Another approach for non-blocking request handling is to use threads. The idea is somewhat described in the post “Threading in Django”. When the request comes in, a new thread is created which handles the request. This method is used by Apache web server and requires more memory than for event driven web servers. Here is the code:

 1 # async_thread.py
 2 
 3 import os
 4 import socket
 5 import threading
 6 import time
 7 
 8 PORT        = 8080
 9 HOST        = "127.0.0.1"
10 SOCK_FLAGS  = socket.AI_PASSIVE | socket.AI_ADDRCONFIG
11 counter     = 0     # global variable
12 
13 class LoggerThread(threading.Thread):
14 
15     def __init__(self):
16         threading.Thread.__init__(self)
17         self._recv  = None
18 
19 
20     def set_recv(self, recv):
21         self._recv  = recv
22 
23     def run(self):
24         make_log(self._recv)
25 
26 
27 # Inet socket
28 def get_inet_socket(backlog=128):
29     "Blocking socket"
30     res     = socket.getaddrinfo(HOST, PORT, socket.AF_UNSPEC, socket.SOCK_STREAM, 0, SOCK_FLAGS)
31     af, socktype, proto, canonname, sockaddr = res[0]
32     sock    = socket.socket(af, socktype, proto)
33     sock.setsockopt(socket.SOL_SOCKET, socket.SO_REUSEADDR, 1)
34     sock.bind(sockaddr)
35     sock.listen(backlog)
36     return sock
37 
38 
39 def make_log(recv):
40     "Perform logging"
41     global counter
42     counter  += 1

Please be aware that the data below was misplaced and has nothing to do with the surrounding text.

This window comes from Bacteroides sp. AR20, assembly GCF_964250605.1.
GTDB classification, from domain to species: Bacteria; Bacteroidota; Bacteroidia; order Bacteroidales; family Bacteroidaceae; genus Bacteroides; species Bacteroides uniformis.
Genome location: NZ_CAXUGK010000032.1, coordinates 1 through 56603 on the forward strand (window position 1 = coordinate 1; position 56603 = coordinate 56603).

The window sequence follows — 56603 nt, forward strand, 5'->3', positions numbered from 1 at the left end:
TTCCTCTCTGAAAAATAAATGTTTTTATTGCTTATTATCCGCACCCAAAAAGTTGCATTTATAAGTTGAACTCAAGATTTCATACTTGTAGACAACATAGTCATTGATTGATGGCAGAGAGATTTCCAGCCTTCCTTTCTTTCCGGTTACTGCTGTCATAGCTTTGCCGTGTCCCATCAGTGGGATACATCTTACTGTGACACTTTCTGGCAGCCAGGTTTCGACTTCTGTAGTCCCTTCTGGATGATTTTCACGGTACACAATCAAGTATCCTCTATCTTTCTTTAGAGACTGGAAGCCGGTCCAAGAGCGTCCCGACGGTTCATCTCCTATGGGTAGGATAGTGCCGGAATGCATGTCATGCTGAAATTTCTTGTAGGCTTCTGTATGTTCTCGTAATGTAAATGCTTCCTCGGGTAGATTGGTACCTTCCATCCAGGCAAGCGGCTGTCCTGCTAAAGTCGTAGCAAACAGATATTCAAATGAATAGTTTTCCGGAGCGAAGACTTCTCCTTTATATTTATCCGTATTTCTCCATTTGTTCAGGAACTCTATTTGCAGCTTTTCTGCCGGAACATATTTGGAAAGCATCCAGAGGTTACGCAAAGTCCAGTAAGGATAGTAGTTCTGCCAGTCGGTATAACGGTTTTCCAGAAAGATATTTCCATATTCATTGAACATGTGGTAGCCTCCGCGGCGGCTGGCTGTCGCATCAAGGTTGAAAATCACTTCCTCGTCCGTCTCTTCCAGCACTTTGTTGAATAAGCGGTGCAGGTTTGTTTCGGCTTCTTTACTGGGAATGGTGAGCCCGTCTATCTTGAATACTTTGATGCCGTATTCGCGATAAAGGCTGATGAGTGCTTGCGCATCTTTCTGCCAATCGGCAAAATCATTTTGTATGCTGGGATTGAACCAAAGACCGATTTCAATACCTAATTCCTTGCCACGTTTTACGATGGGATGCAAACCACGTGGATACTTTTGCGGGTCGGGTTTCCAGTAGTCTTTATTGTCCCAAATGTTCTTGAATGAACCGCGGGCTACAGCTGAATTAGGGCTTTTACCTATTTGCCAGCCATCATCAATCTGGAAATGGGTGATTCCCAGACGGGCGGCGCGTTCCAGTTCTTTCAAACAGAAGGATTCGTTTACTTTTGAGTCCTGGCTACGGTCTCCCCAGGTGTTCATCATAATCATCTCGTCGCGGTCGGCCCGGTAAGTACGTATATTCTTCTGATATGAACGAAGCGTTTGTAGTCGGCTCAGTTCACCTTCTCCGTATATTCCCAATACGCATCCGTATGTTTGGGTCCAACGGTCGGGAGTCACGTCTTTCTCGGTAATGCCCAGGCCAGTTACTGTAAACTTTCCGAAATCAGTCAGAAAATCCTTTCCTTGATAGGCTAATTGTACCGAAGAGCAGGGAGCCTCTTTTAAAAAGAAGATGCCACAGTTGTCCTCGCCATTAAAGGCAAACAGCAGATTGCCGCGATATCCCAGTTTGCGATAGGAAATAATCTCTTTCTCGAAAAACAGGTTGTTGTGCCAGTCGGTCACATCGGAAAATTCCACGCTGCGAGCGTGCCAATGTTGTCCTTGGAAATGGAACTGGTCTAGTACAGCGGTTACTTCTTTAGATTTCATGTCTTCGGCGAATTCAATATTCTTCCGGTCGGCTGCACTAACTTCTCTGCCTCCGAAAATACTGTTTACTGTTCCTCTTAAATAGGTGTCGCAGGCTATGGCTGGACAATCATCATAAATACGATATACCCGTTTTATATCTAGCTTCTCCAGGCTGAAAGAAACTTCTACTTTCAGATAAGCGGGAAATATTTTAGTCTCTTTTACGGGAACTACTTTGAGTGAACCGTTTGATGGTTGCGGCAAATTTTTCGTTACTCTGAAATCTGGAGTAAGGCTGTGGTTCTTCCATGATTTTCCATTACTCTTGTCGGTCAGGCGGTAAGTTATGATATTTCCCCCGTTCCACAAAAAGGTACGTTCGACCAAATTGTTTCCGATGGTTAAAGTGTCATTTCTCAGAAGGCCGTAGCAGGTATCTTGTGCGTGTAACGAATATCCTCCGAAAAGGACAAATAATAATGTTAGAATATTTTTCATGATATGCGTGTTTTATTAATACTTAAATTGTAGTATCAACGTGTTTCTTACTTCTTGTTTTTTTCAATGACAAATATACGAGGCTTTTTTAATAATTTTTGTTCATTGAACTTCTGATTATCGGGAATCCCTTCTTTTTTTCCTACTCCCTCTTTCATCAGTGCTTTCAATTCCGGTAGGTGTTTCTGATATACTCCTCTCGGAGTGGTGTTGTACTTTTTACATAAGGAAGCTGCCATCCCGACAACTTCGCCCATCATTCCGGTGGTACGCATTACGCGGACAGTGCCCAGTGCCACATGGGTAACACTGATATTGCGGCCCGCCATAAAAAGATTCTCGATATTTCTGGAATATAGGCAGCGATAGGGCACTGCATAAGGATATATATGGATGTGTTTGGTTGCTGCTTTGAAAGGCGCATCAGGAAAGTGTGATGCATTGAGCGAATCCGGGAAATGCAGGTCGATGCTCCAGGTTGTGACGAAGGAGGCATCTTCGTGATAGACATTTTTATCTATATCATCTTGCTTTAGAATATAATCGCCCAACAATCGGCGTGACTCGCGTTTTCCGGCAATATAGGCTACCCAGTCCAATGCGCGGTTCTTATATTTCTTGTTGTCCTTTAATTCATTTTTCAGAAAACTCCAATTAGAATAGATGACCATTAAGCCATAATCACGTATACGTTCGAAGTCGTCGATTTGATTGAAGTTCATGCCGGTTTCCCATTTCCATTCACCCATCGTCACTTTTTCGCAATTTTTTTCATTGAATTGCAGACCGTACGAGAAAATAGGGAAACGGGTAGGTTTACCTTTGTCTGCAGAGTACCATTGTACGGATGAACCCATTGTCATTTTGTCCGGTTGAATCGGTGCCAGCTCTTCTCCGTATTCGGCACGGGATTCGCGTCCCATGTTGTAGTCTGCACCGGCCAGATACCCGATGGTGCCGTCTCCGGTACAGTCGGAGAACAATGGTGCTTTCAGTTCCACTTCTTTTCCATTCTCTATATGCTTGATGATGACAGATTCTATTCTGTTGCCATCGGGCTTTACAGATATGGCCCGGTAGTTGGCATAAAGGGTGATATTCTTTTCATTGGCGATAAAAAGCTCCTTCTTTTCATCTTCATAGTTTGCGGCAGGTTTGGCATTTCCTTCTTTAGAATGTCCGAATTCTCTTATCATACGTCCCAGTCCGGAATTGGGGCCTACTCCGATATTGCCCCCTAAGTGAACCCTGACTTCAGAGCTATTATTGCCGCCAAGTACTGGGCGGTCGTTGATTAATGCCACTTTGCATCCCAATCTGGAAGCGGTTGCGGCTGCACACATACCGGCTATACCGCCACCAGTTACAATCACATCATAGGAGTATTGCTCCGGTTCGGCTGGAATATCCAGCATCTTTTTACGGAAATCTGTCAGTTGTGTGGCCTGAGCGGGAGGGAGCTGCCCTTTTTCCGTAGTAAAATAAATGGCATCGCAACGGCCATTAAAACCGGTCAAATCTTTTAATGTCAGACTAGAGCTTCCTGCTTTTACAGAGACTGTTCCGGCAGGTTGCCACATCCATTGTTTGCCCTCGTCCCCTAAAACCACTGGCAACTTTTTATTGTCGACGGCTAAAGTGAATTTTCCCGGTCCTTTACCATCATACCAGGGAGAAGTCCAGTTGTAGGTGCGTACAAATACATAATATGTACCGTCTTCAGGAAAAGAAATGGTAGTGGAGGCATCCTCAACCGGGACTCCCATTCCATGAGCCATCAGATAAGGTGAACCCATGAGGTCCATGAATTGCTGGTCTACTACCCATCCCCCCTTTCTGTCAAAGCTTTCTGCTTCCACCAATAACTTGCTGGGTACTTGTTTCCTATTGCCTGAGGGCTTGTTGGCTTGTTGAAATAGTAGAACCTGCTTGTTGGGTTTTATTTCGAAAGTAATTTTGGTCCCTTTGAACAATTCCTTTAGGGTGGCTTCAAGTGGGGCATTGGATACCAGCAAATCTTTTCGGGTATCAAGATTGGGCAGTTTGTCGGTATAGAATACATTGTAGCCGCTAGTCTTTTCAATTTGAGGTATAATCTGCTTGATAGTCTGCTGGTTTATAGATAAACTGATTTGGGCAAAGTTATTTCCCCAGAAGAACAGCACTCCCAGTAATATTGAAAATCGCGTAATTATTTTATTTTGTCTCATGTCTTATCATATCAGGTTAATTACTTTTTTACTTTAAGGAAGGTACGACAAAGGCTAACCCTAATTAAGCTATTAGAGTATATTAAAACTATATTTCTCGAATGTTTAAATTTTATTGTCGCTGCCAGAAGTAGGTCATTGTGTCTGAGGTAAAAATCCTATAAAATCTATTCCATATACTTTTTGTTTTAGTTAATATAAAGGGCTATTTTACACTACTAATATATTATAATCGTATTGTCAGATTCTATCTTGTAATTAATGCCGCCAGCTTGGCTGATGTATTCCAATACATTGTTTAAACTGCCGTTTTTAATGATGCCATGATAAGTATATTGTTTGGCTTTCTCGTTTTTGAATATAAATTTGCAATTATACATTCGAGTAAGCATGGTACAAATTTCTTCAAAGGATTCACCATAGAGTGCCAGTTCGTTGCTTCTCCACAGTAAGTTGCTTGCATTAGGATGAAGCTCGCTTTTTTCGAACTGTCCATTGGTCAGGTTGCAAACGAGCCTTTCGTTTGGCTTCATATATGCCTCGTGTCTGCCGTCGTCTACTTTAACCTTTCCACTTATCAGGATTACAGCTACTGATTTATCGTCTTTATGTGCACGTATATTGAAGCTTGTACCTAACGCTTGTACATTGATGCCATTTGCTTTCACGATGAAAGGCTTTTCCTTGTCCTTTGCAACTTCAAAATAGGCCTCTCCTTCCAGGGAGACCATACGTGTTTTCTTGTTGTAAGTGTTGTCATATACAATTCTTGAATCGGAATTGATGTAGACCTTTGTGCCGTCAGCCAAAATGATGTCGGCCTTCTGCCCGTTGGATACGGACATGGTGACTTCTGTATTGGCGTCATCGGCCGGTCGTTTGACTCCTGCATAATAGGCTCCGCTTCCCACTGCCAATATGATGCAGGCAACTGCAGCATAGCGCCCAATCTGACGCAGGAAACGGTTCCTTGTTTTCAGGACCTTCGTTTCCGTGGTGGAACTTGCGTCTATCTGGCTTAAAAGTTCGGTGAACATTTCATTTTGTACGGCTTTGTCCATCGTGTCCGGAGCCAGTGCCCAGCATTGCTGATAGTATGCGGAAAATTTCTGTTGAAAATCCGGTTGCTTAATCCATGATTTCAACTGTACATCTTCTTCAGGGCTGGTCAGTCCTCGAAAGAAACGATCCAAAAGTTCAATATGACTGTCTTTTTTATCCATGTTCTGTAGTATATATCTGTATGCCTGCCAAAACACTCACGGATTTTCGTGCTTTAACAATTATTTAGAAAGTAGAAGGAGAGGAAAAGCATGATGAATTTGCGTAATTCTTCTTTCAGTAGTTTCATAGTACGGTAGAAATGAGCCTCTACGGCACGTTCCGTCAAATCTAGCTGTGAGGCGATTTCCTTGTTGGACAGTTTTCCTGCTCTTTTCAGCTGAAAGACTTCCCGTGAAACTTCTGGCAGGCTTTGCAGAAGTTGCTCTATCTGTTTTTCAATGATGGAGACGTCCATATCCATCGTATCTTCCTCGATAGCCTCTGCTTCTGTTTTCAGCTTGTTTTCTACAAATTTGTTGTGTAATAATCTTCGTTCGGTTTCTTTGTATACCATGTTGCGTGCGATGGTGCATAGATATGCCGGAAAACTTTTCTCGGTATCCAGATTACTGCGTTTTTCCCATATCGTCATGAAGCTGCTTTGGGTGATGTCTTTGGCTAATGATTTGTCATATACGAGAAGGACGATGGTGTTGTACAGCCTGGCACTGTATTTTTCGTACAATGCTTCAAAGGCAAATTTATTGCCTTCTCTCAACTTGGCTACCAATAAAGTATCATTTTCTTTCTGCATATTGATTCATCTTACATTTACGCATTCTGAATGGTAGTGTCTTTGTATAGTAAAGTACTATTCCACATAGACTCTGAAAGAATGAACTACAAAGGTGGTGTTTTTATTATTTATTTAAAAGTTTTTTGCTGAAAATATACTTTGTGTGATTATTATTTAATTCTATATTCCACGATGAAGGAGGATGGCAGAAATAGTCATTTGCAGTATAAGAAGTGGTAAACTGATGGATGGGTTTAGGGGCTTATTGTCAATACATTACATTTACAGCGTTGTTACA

43     print "counter = %s" % counter
44     print recv
45     time.sleep(1)
46 
47 
48 def main():
49     # Create server socket
50     isock   = get_inet_socket()
51 
52     while True:
53         # Get data from the inet client
54         conn, addr  = isock.accept()
55         recv    = conn.recv(1024)
56 
57         # Create Logger thread
58         t   = LoggerThread()
59         t.set_recv(recv)
60         t.setDaemon(True)
61         t.start()
62 
63         # Respond to the inet client
64         conn.send("Doobie Doo")
65         conn.close()
66 
67     isock.close()
68 
69 
70 if __name__ == '__main__':
71     main()

Benchmarks

Now we can do some benchmarks for synchronous, asynchronous with epoll and asynchronous with threads approaches. For benchmarking I used popular Apache Benchmark ab tool. I start one of the scripts in one terminal, like:

[terminal 1]$ python asynch_epoll.py
[terminal 2]$ ab -n 100 -c 10 http://localhost:8080/

The benchmark result for request handling with epoll will look like the following. Here we get 12345 req/sec.